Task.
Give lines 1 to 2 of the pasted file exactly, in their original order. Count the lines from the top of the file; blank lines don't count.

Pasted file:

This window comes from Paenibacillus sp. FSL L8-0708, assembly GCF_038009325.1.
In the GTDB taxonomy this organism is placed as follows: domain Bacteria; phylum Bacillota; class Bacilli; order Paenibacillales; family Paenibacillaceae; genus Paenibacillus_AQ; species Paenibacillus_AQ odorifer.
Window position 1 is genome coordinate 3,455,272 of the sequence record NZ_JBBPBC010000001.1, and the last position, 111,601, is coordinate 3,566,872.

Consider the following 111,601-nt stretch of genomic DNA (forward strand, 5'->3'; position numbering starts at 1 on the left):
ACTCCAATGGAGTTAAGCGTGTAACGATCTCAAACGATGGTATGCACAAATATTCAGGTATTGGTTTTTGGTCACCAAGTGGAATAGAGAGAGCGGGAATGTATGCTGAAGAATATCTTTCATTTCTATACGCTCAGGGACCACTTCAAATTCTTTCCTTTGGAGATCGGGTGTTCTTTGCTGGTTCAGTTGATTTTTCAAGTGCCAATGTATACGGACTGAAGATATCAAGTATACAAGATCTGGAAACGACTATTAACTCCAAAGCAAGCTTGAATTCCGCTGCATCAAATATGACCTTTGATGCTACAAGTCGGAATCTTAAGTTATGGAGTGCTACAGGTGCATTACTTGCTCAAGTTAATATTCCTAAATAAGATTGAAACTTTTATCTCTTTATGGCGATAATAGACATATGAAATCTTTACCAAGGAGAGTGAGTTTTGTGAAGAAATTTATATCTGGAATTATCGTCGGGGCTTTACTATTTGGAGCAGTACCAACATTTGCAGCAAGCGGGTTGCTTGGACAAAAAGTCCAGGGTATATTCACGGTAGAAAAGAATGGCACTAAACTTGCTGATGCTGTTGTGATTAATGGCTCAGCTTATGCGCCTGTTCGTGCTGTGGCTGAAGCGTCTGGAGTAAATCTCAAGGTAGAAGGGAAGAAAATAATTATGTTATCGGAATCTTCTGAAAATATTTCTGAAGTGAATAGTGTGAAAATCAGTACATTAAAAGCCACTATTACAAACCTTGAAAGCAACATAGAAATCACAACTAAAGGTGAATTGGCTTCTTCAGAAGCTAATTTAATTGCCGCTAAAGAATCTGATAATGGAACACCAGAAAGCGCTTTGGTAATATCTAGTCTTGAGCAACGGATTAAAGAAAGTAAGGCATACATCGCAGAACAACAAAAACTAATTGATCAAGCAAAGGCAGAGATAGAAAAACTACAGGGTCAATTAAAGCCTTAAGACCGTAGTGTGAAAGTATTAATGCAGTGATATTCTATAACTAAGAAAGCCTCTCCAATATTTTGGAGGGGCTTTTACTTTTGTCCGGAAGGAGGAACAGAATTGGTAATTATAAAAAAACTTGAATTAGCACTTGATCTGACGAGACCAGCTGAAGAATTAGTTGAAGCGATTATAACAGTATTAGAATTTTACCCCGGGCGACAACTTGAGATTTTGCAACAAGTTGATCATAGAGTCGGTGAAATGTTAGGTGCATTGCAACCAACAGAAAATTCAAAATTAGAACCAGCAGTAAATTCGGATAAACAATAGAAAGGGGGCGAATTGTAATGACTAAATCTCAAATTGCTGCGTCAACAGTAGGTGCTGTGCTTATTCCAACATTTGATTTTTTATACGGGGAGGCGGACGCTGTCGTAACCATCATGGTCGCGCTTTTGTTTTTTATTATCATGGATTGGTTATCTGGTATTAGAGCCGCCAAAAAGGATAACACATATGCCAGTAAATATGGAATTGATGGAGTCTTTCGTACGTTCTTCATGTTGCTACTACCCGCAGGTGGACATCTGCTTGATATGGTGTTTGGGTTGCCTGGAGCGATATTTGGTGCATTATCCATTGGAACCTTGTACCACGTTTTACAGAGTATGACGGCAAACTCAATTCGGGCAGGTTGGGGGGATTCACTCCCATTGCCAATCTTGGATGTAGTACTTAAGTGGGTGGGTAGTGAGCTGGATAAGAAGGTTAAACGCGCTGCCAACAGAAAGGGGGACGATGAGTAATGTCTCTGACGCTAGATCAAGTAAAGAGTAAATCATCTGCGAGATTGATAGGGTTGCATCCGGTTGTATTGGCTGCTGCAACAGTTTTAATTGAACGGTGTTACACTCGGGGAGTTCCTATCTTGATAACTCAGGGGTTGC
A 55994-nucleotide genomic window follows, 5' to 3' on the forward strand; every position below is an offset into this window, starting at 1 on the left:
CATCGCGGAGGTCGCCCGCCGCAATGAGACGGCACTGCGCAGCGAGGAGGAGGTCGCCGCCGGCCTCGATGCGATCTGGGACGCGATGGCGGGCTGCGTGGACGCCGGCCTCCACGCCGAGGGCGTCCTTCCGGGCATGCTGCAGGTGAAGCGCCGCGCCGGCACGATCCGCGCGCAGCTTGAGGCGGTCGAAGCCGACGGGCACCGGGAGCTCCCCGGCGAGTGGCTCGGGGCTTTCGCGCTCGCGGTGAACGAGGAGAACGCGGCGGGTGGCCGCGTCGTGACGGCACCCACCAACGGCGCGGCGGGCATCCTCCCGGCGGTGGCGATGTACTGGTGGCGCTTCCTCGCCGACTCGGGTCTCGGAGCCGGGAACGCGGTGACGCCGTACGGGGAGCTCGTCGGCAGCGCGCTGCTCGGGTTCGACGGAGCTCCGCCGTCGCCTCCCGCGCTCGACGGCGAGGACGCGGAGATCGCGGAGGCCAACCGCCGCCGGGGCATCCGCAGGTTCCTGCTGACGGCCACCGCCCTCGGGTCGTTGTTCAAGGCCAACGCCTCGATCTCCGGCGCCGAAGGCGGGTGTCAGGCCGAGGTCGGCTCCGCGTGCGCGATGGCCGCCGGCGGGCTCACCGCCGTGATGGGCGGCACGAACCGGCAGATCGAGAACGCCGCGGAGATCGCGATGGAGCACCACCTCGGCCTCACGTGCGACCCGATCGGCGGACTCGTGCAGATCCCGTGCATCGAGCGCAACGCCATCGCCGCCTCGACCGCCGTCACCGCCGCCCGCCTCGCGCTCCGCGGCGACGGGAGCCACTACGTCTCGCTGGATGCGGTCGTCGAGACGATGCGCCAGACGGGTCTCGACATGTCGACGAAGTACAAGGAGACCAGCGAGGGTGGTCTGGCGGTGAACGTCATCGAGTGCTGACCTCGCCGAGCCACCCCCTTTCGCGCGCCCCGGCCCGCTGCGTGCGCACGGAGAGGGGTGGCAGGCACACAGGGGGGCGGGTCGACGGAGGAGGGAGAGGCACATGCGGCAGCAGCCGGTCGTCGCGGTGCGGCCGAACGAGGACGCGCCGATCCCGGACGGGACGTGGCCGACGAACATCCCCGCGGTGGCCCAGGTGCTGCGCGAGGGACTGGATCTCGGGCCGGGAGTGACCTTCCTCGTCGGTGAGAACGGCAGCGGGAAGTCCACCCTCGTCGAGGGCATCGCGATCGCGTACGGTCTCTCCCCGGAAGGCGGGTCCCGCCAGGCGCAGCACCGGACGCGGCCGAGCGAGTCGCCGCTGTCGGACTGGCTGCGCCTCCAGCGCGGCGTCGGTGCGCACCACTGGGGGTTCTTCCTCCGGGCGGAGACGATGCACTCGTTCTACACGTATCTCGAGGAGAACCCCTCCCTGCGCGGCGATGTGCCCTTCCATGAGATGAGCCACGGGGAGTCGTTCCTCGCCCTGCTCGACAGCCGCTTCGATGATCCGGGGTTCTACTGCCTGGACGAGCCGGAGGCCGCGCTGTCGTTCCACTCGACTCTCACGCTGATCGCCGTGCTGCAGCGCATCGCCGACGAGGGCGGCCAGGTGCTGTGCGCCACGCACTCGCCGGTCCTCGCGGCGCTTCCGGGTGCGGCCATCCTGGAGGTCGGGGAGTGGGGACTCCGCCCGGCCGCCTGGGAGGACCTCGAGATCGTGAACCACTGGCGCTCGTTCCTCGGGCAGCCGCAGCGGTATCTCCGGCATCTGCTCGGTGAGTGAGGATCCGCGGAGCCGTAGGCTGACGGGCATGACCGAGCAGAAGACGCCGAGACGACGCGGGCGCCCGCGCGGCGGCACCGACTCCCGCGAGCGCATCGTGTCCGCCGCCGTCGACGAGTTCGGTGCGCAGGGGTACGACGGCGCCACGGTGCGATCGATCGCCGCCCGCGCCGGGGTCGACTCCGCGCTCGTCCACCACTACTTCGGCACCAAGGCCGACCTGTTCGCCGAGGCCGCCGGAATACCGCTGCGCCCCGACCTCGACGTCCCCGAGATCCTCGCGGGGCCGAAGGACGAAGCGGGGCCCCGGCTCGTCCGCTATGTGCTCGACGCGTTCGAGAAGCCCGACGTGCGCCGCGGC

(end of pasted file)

This window comes from Paenibacillus sp. FSL L8-0708, assembly GCF_038009325.1.
In the GTDB taxonomy this organism is placed as follows: domain Bacteria; phylum Bacillota; class Bacilli; order Paenibacillales; family Paenibacillaceae; genus Paenibacillus_AQ; species Paenibacillus_AQ odorifer.